I was struck in reading (at 3:25 AM) the FDA’s update of the Cyclospora outbreak that has sickened nearly 650 in 22 states this summer, that we still do not know exactly how the outbreak happened and the source of all, or most of the illnesses.  Although “[e]pidemiologic and traceback investigations by the states of Iowa and Nebraska, the CDC and the FDA had linked salad mix supplied by [Taylor Farms de Mexico, S. de R.L. de C.V.,] to Olive Garden and Red Lobster restaurants, which are owned by Darden Restaurants,” those account for only 242 of the illnesses.  Texas, which has nearly 300 of the illnesses, has not linked those illnesses to the same source – neither have the other 19 states.  As the CDC said, “[t]he preliminary analysis of results from an investigation into a cluster of cases that ate at a Texas restaurant does not show a connection to Taylor Farms de Mexico. This investigation is ongoing.”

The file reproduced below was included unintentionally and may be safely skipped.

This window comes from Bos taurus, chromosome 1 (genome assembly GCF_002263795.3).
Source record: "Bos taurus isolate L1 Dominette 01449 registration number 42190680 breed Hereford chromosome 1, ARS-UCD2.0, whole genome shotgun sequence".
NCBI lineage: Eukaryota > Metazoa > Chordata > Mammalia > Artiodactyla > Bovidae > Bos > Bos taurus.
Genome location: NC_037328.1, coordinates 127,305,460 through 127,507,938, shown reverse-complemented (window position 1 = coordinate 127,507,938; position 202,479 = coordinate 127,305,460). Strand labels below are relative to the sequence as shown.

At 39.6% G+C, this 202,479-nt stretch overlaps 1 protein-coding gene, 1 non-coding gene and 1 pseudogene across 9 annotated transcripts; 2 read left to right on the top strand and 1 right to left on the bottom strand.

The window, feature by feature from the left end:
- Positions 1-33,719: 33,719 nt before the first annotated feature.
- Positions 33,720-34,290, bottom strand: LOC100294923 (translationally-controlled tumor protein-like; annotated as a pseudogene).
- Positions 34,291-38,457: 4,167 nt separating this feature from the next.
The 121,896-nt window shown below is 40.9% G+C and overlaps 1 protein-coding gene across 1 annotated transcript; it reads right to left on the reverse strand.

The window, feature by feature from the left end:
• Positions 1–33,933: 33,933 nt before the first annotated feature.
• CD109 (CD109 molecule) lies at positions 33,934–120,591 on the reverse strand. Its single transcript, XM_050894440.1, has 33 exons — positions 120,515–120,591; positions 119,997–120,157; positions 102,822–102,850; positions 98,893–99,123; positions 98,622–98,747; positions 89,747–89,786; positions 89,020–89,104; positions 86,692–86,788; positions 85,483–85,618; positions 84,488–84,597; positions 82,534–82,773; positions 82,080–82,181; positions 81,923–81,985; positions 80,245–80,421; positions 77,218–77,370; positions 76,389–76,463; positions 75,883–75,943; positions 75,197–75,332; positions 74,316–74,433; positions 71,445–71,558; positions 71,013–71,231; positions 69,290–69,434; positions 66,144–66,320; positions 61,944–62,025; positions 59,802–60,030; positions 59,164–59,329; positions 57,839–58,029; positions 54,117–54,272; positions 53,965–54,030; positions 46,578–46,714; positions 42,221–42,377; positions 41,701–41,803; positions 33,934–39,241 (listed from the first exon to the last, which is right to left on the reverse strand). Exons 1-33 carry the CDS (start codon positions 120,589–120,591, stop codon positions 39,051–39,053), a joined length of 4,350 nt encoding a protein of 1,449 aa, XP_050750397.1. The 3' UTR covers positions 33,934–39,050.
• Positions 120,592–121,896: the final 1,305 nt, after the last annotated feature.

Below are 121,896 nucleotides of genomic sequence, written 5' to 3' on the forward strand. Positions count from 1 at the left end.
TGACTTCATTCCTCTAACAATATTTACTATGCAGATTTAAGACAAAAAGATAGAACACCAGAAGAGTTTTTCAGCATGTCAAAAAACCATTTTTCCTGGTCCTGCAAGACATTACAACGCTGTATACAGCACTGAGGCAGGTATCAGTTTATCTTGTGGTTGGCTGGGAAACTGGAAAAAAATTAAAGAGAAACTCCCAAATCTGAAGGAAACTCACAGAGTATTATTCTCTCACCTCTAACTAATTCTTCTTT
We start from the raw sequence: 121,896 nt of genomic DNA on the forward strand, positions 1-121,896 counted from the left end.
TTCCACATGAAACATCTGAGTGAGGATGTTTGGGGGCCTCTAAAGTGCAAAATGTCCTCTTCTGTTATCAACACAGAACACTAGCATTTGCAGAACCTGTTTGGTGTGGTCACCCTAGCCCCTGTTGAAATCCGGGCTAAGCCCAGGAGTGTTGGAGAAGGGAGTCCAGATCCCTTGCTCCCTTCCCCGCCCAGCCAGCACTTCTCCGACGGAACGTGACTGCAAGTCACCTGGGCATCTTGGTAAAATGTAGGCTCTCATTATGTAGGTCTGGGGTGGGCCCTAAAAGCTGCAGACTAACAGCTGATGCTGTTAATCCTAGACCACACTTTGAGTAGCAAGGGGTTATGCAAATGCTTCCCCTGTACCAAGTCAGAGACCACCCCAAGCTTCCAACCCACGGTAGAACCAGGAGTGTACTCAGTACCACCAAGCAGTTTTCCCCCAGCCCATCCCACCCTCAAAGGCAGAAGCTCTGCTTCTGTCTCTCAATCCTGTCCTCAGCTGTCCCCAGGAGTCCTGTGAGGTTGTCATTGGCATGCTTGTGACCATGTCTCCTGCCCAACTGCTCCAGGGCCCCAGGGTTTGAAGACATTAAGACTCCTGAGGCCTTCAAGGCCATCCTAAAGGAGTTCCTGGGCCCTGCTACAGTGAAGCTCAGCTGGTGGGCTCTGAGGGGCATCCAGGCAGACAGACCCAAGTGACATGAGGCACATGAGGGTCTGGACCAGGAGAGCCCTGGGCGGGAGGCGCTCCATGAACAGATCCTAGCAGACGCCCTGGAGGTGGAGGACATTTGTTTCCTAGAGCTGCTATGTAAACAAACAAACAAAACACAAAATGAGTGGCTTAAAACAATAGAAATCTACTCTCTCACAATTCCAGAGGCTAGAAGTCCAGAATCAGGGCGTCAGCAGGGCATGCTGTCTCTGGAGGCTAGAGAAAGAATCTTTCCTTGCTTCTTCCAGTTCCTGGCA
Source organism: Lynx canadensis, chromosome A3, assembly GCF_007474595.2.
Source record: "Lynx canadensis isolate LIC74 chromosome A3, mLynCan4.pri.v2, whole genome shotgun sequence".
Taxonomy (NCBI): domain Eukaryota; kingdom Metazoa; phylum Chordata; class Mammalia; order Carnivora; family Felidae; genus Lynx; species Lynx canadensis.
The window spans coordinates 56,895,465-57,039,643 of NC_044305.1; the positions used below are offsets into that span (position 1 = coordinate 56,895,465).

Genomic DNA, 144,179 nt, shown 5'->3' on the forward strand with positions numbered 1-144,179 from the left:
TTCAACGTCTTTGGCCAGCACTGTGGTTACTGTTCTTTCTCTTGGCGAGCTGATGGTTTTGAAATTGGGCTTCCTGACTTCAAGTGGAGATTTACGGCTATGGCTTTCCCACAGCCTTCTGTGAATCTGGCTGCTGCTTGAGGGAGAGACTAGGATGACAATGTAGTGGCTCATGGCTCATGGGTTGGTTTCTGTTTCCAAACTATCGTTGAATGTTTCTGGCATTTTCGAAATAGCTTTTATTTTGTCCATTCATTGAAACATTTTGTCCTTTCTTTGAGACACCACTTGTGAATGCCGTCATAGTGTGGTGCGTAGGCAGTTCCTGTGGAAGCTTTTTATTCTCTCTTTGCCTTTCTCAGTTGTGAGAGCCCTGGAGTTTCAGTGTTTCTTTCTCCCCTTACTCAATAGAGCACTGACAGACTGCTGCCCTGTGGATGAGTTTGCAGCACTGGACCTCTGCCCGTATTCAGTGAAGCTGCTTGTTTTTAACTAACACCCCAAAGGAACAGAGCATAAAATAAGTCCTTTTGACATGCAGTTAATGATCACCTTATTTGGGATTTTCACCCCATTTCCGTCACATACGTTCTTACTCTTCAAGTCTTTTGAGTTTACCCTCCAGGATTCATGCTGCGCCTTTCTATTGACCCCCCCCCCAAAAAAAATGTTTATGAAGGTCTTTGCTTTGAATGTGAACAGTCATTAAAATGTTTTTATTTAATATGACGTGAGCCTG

It does beg the question (well, actually several), if Taylor Farms de Mexico, S. de R.L. de C.V., is not the source of nearly 400 of the illnesses, what is?  Assuming that health officials in Iowa and Nebraska and at the CDC and FDA are correct on the source of the illnesses in those states, what accounts for illnesses that run from at least June 1 to August 6 in all the other states?  It is hard to imagine salad mix lasting that long – because it would not.  Is there some component of the salad mix with a longer shelf life that is the common denominator?  Or, given the long Epi Curve, is there an environmental part of this outbreak that has sustained the illnesses in other products grown in the same region of Mexico?

The FDA update raises other questions as well.  Over a month and a half after the first reported illness, “[f]rom August 11-19, 2013, the FDA with the cooperation of Mexican government authorities and Taylor Farms de Mexico, S. de R.L. de C.V., conducted a thorough environmental assessment at Taylor Farms de Mexico’s processing facility and five farms identified through the Cyclospora outbreak’s traceback investigation.”  Not surprisingly, “[t]he team found that conditions and practices observed at these facilities at the time of the assessment were in accordance with known food safety protocols.”  As the FDA pointed out, the likely reason that things looked good at Taylor Farms was because “[t]he last date that someone who had eaten in one of these restaurants in those states reportedly became ill with cycloporiasis was on July 2, more than five weeks prior to start of the Environmental Assessment.”